One clue leads to another… Update

The update is at the end of the post…

After Jeffrey commented on the Campbells, Don Daniel added this:

Hello to my Lagace/ Lagasse relatives. My research leads me to suspect but not prove that my 3rd great-grandfather may have been Daniel McKinnon, probably a member of the 78th Fraser Highlanders who occupied Quebec City and the surrounding area from 1760 to December 1763. Together with Marguerite Euphrosine Hamelin dit Pagnol, he may have fathered a child born on 9 September 1762 in Grondines. The evidence is merely circumstancial, but Jeffrey’s post adds to it. He was probably around 37 at the time. If he is the father, he abandoned his child and her mother and eventual settled in Berthier-sur-Mer where he married (presumably for the first time) in 1768. With his wife, Marie Angelique Rinfret-Malouin, he fathered another 17+ children and died in 1802.

Don Daniel

As always I got curious which led me to find this on the Internet.

About Daniel Macanneville OR McKinnon

Don Daniel

Marguerite Euphrosine and Daniel never married. He is not the father of ME as listed above. If Daniel Macaneville is Daniel McKinnon, then he did marry, in 1768, Marie Angelique Rinfret dit Malouin. Is it possible that this mystery man is Daniel McKinnon? Here are my hypotheses, guesses, and “hard” (?) facts. Let me list some not necessarily in the most logical order.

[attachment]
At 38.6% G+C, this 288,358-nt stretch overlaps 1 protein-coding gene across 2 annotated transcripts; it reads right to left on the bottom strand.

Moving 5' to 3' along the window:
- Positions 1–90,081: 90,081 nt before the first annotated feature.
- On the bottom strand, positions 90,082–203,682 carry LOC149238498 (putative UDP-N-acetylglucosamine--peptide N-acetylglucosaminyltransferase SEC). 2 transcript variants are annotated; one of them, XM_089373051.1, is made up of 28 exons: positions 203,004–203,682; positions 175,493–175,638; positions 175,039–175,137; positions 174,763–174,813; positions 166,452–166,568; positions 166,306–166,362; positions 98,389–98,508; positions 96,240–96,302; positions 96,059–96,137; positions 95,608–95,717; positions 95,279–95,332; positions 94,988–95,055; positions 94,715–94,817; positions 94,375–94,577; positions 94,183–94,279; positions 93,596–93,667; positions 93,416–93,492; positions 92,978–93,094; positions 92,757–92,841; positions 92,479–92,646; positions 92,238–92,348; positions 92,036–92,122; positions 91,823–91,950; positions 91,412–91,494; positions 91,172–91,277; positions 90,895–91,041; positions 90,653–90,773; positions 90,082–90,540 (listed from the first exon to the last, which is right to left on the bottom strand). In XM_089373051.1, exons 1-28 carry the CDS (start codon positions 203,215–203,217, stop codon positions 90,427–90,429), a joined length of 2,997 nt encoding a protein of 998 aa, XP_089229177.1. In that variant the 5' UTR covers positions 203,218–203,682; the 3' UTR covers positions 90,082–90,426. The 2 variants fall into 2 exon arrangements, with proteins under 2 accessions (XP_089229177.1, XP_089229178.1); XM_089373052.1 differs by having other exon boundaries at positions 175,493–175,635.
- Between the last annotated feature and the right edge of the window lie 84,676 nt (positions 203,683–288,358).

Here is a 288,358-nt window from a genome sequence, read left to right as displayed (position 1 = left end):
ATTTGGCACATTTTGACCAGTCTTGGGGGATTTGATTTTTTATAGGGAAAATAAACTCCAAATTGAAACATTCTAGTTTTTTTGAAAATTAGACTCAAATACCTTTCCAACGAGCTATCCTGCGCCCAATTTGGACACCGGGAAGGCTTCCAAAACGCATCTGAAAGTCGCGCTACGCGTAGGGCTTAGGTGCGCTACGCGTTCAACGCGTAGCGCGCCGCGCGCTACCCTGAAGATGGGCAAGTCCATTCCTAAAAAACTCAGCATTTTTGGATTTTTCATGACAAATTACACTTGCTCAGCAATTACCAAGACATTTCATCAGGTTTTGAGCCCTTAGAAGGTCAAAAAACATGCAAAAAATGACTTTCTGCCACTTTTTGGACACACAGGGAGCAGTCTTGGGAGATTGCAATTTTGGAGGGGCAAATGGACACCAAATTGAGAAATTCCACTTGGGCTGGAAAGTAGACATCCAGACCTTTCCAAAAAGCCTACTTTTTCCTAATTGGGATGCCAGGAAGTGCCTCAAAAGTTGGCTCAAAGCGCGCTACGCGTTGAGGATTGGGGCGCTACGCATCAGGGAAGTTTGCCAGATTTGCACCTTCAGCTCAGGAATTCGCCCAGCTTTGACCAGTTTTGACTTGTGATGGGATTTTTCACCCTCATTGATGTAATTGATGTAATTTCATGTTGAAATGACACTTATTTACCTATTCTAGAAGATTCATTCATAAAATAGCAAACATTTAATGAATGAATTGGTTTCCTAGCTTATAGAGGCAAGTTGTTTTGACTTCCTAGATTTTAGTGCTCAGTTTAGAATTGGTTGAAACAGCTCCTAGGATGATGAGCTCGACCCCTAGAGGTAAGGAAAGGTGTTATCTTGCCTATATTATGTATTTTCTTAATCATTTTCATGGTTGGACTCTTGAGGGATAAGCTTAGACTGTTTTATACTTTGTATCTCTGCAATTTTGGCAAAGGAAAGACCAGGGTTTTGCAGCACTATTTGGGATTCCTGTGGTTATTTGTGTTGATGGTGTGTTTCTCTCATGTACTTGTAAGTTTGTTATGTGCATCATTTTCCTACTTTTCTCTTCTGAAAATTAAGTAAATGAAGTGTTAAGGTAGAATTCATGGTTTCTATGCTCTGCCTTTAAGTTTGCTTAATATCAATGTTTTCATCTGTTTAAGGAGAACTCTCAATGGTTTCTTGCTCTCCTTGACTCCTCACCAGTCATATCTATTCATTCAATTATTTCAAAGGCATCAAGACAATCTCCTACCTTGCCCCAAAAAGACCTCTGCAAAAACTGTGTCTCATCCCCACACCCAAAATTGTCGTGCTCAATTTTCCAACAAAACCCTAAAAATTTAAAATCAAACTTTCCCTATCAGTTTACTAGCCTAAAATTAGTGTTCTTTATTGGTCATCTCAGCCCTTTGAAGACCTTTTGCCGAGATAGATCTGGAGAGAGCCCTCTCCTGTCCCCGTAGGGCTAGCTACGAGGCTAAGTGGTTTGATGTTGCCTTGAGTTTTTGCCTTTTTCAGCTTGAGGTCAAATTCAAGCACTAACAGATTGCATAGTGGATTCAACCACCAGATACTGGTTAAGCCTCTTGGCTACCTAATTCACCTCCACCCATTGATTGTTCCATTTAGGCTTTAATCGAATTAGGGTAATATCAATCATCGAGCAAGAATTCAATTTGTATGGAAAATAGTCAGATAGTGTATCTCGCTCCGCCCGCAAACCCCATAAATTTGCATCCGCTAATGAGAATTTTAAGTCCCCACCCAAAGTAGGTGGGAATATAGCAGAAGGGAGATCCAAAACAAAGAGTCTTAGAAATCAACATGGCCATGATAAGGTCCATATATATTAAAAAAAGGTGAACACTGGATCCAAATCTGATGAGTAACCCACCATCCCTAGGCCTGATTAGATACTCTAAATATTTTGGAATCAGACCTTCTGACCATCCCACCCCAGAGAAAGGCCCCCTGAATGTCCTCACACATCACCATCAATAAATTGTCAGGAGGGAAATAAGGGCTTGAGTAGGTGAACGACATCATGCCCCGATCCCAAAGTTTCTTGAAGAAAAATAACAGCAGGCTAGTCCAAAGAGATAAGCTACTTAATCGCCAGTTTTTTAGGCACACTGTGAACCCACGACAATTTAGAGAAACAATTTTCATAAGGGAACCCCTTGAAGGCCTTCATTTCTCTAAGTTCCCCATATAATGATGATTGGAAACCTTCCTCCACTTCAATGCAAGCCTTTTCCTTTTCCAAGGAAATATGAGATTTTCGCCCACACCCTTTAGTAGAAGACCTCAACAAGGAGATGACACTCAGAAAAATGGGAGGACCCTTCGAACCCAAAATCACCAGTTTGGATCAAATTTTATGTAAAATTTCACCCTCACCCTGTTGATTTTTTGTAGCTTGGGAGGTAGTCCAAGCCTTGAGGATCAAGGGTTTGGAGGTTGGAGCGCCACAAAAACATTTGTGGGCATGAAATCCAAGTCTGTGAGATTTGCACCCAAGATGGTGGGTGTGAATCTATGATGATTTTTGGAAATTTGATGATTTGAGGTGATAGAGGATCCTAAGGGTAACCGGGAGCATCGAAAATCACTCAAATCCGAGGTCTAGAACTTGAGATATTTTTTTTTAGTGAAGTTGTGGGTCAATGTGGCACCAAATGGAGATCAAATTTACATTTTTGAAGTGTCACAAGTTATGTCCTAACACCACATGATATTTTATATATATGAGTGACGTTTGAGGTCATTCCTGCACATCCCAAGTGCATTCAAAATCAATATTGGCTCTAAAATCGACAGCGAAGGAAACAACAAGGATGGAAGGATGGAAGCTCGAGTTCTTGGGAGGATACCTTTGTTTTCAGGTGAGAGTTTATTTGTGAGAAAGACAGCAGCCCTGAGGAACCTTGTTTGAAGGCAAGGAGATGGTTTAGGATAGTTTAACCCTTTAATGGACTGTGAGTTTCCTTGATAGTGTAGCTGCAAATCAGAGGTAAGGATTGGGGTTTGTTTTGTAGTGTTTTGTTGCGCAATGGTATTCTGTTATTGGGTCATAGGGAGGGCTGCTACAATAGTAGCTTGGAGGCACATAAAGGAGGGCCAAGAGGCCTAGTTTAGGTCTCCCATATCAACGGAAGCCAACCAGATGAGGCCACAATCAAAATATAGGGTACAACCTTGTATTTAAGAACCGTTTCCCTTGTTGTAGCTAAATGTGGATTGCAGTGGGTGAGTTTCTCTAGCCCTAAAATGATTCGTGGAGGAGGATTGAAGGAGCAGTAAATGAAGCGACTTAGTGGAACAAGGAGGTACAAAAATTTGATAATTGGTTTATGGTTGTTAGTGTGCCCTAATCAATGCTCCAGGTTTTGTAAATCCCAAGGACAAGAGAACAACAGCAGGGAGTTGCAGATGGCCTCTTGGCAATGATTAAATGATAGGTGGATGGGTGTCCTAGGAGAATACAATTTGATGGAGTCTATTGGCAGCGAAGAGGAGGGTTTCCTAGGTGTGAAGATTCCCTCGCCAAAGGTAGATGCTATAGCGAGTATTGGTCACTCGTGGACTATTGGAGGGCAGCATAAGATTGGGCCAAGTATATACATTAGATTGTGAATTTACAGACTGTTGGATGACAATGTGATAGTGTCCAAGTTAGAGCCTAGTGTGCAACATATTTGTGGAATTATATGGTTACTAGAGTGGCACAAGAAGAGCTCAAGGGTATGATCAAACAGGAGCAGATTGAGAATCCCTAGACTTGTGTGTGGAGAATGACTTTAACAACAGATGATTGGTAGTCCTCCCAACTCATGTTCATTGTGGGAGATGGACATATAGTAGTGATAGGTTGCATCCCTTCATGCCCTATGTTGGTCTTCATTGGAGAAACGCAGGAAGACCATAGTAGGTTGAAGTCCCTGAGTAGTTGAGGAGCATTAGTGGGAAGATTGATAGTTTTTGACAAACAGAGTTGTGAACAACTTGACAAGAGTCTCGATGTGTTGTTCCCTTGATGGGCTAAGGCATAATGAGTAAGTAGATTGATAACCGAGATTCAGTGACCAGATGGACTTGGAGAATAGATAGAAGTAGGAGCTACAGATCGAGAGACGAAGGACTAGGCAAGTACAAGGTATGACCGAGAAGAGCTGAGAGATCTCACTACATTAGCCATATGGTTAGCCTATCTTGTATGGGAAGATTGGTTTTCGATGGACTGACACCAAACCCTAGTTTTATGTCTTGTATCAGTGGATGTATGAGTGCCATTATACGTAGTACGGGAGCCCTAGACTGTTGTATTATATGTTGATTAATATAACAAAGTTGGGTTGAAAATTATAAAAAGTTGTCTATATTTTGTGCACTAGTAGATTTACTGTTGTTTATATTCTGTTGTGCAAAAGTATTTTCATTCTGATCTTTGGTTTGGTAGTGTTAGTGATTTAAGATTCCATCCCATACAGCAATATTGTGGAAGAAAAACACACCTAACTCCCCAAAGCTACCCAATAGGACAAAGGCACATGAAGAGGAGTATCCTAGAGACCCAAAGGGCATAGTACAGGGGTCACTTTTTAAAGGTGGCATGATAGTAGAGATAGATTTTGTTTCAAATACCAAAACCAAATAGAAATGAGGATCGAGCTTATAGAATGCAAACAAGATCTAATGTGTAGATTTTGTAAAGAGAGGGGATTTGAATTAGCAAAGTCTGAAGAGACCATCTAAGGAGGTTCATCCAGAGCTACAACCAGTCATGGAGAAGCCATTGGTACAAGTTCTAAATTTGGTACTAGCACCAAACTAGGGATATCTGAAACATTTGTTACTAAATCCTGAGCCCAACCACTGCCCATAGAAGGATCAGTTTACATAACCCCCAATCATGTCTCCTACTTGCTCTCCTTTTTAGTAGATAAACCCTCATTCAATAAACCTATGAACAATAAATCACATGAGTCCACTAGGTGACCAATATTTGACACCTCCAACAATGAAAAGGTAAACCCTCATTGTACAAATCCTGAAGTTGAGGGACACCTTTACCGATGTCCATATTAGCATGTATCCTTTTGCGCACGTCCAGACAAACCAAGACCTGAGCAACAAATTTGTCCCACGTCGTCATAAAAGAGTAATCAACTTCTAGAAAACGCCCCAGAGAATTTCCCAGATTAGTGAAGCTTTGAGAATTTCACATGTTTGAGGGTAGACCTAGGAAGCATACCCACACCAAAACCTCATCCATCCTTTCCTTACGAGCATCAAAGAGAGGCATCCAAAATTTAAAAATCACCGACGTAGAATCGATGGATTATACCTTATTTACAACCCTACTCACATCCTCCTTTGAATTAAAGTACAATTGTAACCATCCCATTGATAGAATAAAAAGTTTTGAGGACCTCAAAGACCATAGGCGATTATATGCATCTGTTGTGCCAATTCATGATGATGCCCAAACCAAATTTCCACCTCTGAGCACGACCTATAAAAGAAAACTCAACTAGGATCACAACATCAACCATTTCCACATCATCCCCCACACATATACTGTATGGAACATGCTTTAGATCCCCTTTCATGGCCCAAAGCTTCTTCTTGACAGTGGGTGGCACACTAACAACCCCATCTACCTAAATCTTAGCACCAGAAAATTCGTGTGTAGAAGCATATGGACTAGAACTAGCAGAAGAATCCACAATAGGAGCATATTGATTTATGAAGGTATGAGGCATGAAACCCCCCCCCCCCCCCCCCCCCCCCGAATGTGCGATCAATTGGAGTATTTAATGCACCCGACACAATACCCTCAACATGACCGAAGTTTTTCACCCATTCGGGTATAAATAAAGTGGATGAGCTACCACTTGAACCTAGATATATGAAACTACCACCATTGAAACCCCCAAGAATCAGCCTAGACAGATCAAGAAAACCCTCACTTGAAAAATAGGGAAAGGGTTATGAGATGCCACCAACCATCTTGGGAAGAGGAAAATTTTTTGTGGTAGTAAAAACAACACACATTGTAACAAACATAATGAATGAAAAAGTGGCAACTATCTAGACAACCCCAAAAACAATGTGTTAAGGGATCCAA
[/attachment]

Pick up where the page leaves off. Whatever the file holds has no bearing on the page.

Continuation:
Pierre Daniel Macanneville is my 2nd g-gf. His marriage contract of 13 Jan 1798 identifies him as illegitimate, but marginalia identifies “Daniel Macanneville” and Marguerite Eurphrosine Hamelin dit Pagnol as his unwedded parents. There is no record of any such Macanneville (variously spelled phonetically) in any other Canadian records or UK records that I have scoured. I believe the way the name was spelled reflected the way it sounded to the notary writing the document. The “Mac” part of his name suggests a person of Gaelic/ Celtic/ Scottish/ Irish origin consistent with the majority of my DNA. (We refer to him as “Alleycat”: he came, he saw, he seduced, he left.) More on this below. Marguerite Euphrosine is well-documented. Born 1745. Died 1820. Resident of Grondines, located along the St. Lawrence just SW of Quebec City. No record indicates she ever married. No baptismal certificate lists her as a mother. But an illegitimate child born 9 Sep 1762 in Grondines and baptized “Pierre” has a Charlotte Hamelin as godmother. No mention of mother but I am assuming that this Marguerite’s and Alleycat’s son. She never married. Another link between Marguerite and Pierre Daniel Macanneville, the groom in 1798, is that the marriage needed a dispensation for “third degree of consanguinity.” This meant that people knew Pierre’s provenance. Pierre married Rose Chavigny. Her grandmother Genevieve Chavigny married Joseph-Marie Hamelin dit Pagnol. So, if Pierre is the son of Marguerite Hamelin and marrying a Chavigny, then a dispensation would be needed in view of the earlier Genevieve Chavigny-Joseph Hamelin marriage. This nails down for me that he is the son of Marguerite. As for Alleycat’s paternity, if he was in the 78th Fraser Highlanders —the rolls list Donald McKinnon—he could be the father. The 78th was garrisoned in and around Quebec at the time. If he was born in 1725, he would have been around 37 yrs old when Pierre was born. I cannot believe that he was celibate all that time. If he is the one who married Angelique Rinfret in 1768, then he would be 53. For him to father 17 (as per my records) or 20 kids (as per yours) with her boggles my mind. Records concerning both Pierre Daniel Macanneville and Daniel McKinnon reveal a near score of “aliases”: McKinville, McKinval, McBonneville, McBanvil, McKendit, Kinnine, Kinnal, and others including phonetic variants. Even Daniel McKinnon’s burial certificate refers to “Daniel M. Kinnon” and “Daniel M. Kinnan.” Pierre’s daughters used different variants within their lifetime and his burial certificate uses McBanvil.